The Abyss of Representation

Marxism and the Postmodern Sublime

The Abyss of Representation

Post-Contemporary Interventions

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Book Pages: 360 Illustrations: 2 tables, 5 figures Published: July 2003

Author: George Hartley

Subjects
Literature and Literary Studies > Literary Theory, Theory and Philosophy > Psychoanalytic Theory

From the Copernican revolution of Immanuel Kant to the cognitive mapping of Fredric Jameson to the postcolonial politics of Gayatri Chakravorty Spivak, representation has been posed as both indispensable and impossible. In his pathbreaking work, The Abyss of Representation, George Hartley traces the development of this impossible necessity from its German Idealist roots through Marxist theories of postmodernism, arguing that in this period of skepticism and globalization we are still grappling with issues brought forth during the age of romanticism and revolution. Hartley shows how the modern problem of representation—the inability of a figure to do justice to its object—still haunts today's postmodern philosophy and politics. He reveals the ways the sublime abyss that opened up in Idealist epistemology and aesthetics resurfaces in recent theories of ideology and subjectivity.

Hartley describes how modern theory from Kant through Lacan attempts to come to terms with the sublime limits of representation and how ideas developed with the Marxist tradition—such as Marx’s theory of value, Althusser’s theory of structural causality, or Zizek’s theory of ideological enjoyment—can be seen as variants of the sublime object. Representation, he argues, is ultimately a political problem. Whether that problem be a Marxist representation of global capitalism, a deconstructive representation of subaltern women, or a Chicano self-representation opposing Anglo-American images of Mexican Americans, it is only through this grappling with the negative, Hartley explains, that a Marxist theory of postmodernism can begin to address the challenges of global capitalism and resurgent imperialism.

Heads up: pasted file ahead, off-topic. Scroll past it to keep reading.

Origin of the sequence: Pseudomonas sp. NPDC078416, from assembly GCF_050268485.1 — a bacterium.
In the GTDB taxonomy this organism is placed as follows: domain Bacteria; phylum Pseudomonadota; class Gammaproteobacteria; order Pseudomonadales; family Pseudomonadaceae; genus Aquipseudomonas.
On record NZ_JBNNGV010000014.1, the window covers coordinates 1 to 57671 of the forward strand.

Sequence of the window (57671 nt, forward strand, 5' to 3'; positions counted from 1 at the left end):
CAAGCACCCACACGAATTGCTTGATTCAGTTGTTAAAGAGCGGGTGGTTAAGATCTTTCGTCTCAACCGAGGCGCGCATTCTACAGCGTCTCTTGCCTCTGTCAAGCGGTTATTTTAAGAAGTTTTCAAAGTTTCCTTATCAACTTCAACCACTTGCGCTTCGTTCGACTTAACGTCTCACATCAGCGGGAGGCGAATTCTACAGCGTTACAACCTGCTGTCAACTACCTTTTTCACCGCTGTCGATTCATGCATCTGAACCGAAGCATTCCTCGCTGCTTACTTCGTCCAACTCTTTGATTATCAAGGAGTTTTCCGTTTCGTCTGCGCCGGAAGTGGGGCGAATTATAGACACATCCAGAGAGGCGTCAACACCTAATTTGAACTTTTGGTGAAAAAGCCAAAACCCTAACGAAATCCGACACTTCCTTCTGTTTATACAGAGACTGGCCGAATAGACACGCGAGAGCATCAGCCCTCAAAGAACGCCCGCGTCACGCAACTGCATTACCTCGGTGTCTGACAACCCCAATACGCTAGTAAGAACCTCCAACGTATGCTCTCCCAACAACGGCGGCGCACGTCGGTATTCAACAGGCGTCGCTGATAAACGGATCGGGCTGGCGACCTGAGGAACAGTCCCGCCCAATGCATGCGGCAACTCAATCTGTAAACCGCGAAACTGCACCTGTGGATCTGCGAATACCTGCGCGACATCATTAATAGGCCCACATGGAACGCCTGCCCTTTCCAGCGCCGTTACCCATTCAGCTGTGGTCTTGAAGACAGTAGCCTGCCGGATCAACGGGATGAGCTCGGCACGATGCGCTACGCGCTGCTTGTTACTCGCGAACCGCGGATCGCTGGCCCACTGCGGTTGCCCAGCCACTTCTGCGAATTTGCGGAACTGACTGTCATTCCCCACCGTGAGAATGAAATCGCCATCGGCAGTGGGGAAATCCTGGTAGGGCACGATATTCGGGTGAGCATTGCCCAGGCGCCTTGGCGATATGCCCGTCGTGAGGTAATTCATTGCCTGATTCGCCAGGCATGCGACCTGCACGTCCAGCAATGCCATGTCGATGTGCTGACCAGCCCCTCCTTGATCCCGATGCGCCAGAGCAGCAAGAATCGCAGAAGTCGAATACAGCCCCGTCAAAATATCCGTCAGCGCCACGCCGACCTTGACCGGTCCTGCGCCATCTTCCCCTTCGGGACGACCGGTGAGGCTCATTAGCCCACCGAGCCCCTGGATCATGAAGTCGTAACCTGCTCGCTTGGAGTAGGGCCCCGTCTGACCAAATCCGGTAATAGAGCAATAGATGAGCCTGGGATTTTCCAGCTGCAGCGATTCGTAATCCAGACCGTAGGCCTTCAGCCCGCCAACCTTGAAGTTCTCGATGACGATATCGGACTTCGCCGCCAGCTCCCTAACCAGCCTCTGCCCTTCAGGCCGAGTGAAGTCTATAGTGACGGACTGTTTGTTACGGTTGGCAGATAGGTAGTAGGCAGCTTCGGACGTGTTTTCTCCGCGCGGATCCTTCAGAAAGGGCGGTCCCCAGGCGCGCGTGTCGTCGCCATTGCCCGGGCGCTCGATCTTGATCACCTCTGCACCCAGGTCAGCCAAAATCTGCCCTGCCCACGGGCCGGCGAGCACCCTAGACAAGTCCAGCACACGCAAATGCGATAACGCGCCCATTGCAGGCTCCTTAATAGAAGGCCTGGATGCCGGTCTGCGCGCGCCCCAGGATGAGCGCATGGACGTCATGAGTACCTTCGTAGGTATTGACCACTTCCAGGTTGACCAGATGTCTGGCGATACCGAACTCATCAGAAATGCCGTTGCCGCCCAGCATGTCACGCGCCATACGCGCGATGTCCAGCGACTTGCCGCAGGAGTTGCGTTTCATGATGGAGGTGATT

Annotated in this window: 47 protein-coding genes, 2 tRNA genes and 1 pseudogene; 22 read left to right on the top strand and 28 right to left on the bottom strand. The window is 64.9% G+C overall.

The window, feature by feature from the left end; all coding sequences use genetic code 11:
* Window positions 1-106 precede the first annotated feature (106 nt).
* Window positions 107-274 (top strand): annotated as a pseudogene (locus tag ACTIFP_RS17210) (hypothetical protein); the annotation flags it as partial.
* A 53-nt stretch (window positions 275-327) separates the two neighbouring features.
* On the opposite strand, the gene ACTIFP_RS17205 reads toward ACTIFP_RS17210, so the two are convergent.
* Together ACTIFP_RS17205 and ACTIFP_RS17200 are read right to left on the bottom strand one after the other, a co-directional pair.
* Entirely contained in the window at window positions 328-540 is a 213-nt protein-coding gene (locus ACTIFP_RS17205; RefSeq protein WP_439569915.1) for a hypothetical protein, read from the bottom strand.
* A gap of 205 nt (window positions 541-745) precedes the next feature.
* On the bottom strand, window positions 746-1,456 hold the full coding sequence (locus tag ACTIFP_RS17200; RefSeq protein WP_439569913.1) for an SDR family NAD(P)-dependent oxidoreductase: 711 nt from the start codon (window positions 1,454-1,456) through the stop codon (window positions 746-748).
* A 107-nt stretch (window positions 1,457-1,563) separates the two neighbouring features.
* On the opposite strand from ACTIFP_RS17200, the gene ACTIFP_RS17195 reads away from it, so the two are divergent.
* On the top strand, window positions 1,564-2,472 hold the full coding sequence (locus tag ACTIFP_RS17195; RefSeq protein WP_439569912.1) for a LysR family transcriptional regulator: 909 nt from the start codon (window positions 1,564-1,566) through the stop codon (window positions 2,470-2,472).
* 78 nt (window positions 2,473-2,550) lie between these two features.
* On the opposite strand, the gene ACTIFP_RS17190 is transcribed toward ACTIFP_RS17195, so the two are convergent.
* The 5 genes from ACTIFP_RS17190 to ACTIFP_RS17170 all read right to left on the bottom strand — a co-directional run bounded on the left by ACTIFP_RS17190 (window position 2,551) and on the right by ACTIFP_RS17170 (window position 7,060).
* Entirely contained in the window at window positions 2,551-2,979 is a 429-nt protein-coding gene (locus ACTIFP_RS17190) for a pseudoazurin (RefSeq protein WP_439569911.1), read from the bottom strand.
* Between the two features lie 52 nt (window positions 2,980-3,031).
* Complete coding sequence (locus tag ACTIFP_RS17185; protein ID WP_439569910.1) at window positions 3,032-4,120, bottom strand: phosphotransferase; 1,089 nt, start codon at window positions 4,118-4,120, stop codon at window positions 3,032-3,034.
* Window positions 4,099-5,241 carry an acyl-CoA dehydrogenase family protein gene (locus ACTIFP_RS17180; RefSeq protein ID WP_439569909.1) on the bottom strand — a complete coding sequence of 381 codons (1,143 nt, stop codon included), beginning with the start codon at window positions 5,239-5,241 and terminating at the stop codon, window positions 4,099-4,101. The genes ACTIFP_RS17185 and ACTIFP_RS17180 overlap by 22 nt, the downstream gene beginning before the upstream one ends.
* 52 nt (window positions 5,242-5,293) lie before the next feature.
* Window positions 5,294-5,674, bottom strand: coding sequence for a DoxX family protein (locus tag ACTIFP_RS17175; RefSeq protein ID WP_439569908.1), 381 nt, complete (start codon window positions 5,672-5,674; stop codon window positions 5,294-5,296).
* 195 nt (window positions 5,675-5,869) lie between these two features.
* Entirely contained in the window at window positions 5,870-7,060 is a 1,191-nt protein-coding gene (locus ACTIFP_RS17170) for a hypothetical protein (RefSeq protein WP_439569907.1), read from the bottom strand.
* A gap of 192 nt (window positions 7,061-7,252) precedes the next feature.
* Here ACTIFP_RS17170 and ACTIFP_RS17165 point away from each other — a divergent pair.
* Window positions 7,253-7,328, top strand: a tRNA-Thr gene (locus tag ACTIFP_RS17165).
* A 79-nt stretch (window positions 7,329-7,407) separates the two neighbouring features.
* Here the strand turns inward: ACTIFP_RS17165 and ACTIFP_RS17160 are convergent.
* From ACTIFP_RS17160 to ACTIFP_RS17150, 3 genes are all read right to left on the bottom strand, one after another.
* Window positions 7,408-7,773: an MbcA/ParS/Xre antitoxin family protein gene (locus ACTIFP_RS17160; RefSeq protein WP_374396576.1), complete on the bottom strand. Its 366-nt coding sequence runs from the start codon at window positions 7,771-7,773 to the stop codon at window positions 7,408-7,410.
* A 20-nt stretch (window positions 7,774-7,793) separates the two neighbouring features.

Praise

“What is perhaps most admirable and valuable about The Abyss of Representation is focused attention, not to say the breadth of knowledge and the theoretical imagination, that Hartley brings to bear on his subject. . . . Hartley offers a comprehensive view of the thinkers in his purview, synthesizing a wide range of material with considerable insight.” — Sean Saraka, Politics and Culture

"[Hartley] poses some important questions for radical criticism. . . ." — Malcolm Miles , Leonardo

"Hartley exhibits a command of a wide range of literature relevant to contemporary critical studies. . . . Recommended." — J. M. Carvalho , Choice

"The Abyss of Representation is an ambitious and highly illuminating book." — Ernesto Laclau


The Abyss of Representation is an outstanding contribution to a theory of literature and aesthetic philosophy. It is a strong elaboration of the failure inherent in representation and that failure’s relevance to a cultural and political theory.” — Michael Bernard-Donals, coauthor of Between Witness and Testimony: The Holocaust and the Limits of Representation


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Author/Editor Bios Back to Top

George Hartley is Associate Professor of English at Ohio University. He is author of Textual Politics and the Language Poets.

Table of Contents Back to Top
Acknowledgments ix

Abbreviations for Works Cited xi

1. Representation and the Abyss of Subjectivity 1

2. Presentation beyond Representation: Kant and the Limits of Discursive Understanding 22

3. The Speculative Proposition: Hegel and the Drama of Presentation 53

4. Marx’s Key Concept? Althusser and the Darstellung Question 84

5. Figuration and the Sublime Logic of the Real: Jameson’s Libidinal Apparatuses 127

6. The Theater of Figural Space 182

7. Can the Symptom Speak? Hegemony and the Problem of Cultural Representation 235

Notes 295

Bibliography 319

Index 327
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Paper ISBN: 978-0-8223-3114-8 / Cloth ISBN: 978-0-8223-3127-8
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